But it’s a small step, and much more needs to be done. A bill has moved through the Texas legislature—it’s now on Governor Greg Abbott’s (R) desk—that would create a $200 annual registration fee for battery vehicles.
State Senator Robert Nichols (R), who sponsored the bill in the Senate:
As more of these vehicles drive on Texas roads, there are concerns about how they contribute to the funding of the roads which they use. Currently, Texas uses the gasoline/diesel fuel tax to fund transportation projects; however, with the growing use of EVs, the revenue from the fuel tax is decreasing, which diminishes our ability to fund road improvements for all drivers.
That’s a necessary step in maintaining funding for Texas’ roads and bridges, but it’s insufficient because wear and tear of our roads and bridges isn’t the only cost imposed on us by battery vehicles.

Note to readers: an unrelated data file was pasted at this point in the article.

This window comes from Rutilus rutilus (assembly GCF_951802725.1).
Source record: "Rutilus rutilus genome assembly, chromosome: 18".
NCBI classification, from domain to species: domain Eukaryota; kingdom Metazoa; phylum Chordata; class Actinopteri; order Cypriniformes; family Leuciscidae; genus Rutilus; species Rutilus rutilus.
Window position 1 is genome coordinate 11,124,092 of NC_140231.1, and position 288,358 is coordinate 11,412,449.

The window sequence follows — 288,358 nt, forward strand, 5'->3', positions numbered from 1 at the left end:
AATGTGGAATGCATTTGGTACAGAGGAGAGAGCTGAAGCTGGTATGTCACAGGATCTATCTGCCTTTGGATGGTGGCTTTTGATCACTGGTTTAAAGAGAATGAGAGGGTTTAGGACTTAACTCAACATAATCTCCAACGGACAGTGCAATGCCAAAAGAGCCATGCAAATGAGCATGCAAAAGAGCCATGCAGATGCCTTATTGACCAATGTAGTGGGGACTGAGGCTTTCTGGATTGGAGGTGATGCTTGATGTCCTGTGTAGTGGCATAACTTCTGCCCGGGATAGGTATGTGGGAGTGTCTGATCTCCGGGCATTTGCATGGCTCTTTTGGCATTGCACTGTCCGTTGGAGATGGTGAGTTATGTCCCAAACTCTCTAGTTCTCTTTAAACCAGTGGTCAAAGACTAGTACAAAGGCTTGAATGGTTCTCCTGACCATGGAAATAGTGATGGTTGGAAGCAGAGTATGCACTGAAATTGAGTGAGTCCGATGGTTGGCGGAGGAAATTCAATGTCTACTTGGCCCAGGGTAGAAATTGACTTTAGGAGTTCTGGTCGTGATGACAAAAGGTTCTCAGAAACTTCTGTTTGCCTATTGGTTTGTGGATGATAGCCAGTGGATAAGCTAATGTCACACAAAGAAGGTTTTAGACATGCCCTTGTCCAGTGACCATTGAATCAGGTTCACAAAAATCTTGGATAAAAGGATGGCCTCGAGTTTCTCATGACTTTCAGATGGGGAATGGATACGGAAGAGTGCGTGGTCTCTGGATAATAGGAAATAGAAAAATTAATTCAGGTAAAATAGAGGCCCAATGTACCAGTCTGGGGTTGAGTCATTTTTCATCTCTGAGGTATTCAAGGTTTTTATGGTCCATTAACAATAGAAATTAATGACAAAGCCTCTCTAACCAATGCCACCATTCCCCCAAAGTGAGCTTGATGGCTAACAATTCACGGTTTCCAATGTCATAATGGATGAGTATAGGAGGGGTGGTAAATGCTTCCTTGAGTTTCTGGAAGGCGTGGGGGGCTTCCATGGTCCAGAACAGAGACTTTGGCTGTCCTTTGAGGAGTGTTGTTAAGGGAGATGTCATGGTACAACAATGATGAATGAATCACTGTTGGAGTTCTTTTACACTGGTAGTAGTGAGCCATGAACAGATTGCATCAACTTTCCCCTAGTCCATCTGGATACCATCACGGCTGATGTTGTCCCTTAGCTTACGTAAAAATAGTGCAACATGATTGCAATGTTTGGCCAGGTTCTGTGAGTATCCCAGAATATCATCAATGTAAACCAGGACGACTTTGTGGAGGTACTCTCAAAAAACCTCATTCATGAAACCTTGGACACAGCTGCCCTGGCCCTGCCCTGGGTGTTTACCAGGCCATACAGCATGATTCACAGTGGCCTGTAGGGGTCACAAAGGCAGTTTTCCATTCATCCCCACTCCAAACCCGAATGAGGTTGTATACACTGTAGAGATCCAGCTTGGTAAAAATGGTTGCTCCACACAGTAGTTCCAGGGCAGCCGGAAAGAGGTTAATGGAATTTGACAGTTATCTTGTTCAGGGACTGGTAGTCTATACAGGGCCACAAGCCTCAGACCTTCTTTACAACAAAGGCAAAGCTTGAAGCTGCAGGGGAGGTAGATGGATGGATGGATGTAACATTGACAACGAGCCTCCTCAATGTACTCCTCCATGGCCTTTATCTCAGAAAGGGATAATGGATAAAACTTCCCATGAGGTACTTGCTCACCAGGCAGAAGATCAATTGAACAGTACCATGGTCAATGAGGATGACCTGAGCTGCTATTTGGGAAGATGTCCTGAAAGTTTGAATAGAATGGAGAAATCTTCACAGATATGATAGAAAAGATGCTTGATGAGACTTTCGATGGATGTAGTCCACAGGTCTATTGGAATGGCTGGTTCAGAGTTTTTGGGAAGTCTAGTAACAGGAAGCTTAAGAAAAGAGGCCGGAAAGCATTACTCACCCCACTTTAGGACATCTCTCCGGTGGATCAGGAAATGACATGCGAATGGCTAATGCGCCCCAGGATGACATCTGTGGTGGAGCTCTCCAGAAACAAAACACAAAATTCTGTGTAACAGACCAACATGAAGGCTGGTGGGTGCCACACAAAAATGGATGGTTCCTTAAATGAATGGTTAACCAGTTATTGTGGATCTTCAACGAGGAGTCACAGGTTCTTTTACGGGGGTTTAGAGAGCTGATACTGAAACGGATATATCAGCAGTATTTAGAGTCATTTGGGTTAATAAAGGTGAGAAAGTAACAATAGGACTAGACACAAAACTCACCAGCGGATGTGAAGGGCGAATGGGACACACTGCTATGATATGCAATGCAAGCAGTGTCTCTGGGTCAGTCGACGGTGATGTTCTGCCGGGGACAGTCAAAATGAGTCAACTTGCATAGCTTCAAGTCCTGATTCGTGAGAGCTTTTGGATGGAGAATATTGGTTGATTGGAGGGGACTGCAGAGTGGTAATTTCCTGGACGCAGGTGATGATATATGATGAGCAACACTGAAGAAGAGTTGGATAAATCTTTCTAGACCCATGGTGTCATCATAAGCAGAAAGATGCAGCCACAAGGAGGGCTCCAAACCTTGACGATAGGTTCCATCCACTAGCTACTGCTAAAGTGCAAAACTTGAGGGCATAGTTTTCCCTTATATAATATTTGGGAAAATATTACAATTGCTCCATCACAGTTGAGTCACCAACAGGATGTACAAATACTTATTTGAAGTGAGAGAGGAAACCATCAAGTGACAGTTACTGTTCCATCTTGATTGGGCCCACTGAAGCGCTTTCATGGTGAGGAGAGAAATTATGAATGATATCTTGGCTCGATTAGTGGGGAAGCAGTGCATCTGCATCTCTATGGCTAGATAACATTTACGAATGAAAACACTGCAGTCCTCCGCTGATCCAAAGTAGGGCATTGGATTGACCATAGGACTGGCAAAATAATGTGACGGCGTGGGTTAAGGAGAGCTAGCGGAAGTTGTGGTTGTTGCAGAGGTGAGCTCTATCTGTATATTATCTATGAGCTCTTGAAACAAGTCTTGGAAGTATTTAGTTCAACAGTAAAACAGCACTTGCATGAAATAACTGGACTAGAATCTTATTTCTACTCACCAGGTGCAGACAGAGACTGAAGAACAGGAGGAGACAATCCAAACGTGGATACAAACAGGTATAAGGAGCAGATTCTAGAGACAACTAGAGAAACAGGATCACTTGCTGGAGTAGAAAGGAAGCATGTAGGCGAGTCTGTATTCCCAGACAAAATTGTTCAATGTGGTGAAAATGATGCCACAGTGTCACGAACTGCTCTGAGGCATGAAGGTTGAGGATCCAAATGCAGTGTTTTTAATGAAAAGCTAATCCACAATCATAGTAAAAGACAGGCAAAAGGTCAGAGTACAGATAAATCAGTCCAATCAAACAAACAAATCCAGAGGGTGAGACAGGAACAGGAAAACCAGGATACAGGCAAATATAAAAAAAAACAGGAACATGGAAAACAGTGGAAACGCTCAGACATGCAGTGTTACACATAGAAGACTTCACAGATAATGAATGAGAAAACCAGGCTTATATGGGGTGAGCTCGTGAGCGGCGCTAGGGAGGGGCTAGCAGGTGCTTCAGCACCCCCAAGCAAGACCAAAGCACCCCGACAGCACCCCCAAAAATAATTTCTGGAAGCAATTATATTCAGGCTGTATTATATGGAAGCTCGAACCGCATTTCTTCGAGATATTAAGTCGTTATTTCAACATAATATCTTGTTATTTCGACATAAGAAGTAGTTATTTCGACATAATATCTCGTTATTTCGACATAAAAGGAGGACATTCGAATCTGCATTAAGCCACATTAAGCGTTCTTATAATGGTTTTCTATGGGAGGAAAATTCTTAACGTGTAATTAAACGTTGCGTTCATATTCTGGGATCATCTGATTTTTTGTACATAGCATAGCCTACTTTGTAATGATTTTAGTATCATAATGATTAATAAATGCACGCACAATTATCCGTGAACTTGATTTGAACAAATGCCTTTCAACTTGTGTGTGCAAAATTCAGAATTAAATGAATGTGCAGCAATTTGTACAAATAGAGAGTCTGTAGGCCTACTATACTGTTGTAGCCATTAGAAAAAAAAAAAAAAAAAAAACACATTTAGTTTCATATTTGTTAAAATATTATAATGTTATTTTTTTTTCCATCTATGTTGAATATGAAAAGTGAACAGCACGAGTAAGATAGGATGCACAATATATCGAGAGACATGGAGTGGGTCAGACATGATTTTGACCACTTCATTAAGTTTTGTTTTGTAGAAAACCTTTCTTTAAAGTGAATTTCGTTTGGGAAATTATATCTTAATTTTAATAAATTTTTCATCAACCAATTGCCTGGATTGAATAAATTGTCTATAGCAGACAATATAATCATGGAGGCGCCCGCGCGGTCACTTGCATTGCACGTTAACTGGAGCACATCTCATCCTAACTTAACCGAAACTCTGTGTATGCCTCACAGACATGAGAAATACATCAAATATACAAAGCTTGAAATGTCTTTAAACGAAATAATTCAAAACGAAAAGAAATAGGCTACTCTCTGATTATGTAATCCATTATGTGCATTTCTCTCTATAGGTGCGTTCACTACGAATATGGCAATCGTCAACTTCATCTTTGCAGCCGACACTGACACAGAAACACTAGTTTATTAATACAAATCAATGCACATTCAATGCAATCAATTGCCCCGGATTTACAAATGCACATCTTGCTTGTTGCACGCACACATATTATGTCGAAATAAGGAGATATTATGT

Battery vehicle owners also should be the only ones to pay for the environmental damage their vehicles inflict on Texas’ land. Battery vehicle batteries, at their end of life, cannot be recycled; they can only be “disposed of.” Major components of those batteries, like lithium, cobalt, and nickel are enormously toxic, requiring the dead batteries to be carefully disposed of, lest that environmental damage get widespread.
Serious environmental damage also occurs at the beginning of the battery production cycle, even if much of that start damage doesn’t occur in Texas: mining lithium, cobalt, and nickel, along with copper, is even more environmentally damaging than battery disposal, from the destruction caused by the mining itself to the highly toxic mining waste byproducts—tailings—that are thrown off by the mining.
Much, if not most, of the lithium, cobalt, and nickel mining, along with a significant fraction of the increase in copper mining, is done for the sake of these batteries. The only ones who should be paying these environmental costs are the battery car owners. No one else.
Battery car owners are getting off light under this fee.